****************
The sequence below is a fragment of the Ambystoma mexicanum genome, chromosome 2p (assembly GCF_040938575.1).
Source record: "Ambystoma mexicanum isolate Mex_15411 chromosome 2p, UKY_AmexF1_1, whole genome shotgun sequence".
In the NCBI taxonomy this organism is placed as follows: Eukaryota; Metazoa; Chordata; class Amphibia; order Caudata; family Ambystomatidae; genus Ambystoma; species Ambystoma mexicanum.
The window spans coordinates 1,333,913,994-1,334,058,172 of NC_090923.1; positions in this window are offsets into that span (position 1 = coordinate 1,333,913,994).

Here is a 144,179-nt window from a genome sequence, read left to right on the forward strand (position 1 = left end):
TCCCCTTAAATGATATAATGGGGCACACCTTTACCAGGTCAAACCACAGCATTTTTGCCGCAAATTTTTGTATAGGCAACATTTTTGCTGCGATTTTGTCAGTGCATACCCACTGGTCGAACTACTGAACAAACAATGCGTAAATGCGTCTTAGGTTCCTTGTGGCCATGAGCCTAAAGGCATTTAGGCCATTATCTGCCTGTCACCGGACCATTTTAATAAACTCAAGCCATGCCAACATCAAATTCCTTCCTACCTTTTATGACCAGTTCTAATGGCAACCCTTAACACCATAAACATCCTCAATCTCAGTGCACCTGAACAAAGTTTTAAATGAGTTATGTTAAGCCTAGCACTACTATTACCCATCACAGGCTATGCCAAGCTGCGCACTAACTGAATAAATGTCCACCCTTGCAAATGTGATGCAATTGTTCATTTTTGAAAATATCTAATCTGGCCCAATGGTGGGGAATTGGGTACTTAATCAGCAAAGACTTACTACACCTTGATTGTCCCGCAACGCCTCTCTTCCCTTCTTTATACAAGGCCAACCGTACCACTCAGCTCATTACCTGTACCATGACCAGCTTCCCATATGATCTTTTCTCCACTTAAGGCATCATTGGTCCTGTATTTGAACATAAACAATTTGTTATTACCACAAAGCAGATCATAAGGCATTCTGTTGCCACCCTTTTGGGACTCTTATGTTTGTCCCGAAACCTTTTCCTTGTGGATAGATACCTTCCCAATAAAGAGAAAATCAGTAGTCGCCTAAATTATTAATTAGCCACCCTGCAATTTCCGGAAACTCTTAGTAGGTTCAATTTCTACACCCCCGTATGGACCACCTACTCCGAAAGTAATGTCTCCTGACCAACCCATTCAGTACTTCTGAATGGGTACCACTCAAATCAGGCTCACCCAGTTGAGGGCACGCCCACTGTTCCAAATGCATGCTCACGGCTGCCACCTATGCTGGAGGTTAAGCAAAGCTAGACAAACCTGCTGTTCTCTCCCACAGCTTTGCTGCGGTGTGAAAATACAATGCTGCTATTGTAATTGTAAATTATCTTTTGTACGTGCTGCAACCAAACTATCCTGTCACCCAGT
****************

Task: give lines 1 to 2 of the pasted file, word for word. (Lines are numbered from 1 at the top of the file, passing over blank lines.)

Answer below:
The sequence below is a fragment of the Ambystoma mexicanum genome, chromosome 2p (assembly GCF_040938575.1).
Source record: "Ambystoma mexicanum isolate Mex_15411 chromosome 2p, UKY_AmexF1_1, whole genome shotgun sequence".